Sunday, August 23, 2009
Final Rock Creek Chronicle
The first trip to the outhouse is dreaded.
The cantaloupe sized hole at the base of the antique structure is the thing I always notice first, it's the entrance to some small animal's home. Dear Lord, what poor, dumb creature would choose to build their home next to the outhouse pit?
The outhouses at Rock Creek are not the sleek, sky-lighted outhouses seen at many newer campgrounds, the ones with an exhaust system designed by some engineering student at Stanford, with stainless steel toilets and no discernible odor. No, the outhouses at Rock Creek are made of brown stained wood. To offer some aeration and light, the perimeter of the ceiling is covered, between 2x4 studs, with 10" of ancient screening, adorned with occasional holes that look as if a fly attempted to gain entry with a tiny hack-saw. But most of them just enter by way of the squeaky door. One of my fears is, having settled my bare butt on the time worn toilet seat, a fly will actually land on my nether regions!
If the other campers would simply close the lid when they have finished their business, it would help with the smell and fly situation, but in order to do so, you must reach across the gaping maw of hideousness to reach the lid resting against the back wall and, much like a person attempting to scale a tall mountain, you must assiduously avoid looking down. "Whatever you do, don't look down!"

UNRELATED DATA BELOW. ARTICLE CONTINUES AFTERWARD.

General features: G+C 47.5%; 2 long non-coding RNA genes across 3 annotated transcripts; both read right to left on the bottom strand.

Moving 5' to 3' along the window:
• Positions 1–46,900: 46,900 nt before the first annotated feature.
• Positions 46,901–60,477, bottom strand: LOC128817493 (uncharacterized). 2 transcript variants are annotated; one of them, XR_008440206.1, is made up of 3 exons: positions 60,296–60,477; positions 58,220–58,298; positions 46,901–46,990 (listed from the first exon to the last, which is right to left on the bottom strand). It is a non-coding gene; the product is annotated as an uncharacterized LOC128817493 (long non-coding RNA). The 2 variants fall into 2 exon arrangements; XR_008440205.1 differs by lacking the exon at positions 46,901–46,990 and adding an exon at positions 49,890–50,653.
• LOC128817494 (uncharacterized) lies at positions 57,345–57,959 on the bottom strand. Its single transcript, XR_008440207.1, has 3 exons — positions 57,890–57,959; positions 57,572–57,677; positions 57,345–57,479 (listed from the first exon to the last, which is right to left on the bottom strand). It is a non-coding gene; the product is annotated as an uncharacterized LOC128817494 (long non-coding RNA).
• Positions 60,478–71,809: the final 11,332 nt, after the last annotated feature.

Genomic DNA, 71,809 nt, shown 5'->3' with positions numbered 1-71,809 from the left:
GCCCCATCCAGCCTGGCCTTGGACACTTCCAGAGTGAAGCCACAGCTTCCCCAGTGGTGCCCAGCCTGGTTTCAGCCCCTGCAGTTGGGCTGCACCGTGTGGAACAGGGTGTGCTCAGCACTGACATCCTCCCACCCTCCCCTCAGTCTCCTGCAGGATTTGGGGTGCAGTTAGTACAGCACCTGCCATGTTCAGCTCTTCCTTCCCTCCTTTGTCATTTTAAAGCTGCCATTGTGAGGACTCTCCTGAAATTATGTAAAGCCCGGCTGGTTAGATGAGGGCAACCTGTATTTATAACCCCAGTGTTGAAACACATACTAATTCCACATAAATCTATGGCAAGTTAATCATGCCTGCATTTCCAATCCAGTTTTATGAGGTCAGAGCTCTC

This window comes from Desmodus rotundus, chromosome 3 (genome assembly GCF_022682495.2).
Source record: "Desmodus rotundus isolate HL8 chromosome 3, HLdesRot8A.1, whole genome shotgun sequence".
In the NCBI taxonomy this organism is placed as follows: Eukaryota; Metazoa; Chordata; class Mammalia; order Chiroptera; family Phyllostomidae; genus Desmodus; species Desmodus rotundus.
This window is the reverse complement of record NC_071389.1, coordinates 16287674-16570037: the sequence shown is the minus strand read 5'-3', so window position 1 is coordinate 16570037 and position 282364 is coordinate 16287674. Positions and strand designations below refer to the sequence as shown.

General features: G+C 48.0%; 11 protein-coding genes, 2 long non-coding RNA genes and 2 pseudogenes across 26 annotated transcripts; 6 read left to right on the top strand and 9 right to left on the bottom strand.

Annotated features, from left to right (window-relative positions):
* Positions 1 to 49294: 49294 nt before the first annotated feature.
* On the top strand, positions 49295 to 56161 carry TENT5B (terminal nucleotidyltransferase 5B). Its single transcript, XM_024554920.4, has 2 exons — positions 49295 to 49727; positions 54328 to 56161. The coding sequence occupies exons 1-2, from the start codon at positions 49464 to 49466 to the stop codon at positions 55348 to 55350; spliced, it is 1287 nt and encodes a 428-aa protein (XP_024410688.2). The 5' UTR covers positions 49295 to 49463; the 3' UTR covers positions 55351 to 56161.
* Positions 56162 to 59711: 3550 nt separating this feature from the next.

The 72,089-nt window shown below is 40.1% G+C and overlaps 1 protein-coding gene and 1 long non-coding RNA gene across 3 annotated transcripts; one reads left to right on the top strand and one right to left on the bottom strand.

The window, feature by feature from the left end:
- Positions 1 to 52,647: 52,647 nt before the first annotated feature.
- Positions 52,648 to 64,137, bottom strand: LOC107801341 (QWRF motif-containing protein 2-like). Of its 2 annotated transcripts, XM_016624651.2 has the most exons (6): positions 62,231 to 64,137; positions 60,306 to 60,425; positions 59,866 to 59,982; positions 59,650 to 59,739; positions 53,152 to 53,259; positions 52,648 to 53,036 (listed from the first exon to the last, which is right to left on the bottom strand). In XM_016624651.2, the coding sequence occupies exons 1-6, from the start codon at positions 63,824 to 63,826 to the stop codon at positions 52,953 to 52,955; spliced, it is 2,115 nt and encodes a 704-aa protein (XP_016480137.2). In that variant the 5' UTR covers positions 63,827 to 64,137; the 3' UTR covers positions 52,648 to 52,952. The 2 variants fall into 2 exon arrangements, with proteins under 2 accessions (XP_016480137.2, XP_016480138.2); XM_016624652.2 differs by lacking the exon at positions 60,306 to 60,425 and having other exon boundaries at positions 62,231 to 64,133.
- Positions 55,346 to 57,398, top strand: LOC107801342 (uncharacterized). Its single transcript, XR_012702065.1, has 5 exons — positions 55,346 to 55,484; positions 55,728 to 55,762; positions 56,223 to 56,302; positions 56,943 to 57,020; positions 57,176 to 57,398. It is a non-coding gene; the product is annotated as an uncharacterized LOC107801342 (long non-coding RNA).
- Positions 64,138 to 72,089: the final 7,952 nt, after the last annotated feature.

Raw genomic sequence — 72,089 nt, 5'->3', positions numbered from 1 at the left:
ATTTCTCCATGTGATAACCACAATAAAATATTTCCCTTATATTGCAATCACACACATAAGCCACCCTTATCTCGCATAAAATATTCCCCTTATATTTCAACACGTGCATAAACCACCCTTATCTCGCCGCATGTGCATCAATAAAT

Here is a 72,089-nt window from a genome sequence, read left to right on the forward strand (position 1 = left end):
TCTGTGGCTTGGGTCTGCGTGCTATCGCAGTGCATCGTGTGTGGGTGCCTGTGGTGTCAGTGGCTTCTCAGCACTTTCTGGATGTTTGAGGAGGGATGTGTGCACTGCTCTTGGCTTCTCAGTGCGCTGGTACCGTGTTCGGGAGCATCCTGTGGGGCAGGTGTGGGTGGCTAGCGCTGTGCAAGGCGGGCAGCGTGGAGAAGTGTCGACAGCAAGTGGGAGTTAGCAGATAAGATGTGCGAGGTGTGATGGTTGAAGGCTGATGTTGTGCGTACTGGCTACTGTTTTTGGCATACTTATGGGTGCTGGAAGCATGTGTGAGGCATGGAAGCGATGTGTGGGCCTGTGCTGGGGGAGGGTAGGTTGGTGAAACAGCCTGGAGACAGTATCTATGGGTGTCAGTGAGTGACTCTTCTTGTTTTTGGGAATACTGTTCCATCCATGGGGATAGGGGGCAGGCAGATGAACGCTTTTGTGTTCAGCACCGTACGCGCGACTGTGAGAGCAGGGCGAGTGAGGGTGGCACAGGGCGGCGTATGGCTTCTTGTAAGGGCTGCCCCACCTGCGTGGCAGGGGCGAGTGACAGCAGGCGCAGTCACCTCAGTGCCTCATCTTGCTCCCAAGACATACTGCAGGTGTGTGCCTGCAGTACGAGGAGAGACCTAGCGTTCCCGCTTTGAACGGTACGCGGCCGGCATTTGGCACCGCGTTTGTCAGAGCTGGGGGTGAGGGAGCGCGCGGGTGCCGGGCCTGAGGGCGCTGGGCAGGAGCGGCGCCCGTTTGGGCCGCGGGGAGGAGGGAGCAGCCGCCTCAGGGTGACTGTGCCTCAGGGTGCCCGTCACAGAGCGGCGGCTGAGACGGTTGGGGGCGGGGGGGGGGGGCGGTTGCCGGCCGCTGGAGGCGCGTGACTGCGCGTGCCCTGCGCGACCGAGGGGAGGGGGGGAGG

I try to "go" as quickly as possible because I can only hold my breath for so long. I guess I should practice my breath holding skills for a couple of weeks before our trip. I know that there are people in the world, much less fortunate than I, who would be grateful to have a reasonably clean, although smelly outhouse in which to do their business and I try to think of my lucky state, but it doesn't help much.
The locks on the doors, broken, have been replaced by hook and eye closures, also broken. So, to facilitate privacy, a big rock is provided to push up against the door. The rock, interestingly enough, resembles a giant, petrified, cow pie. Fitting, I think.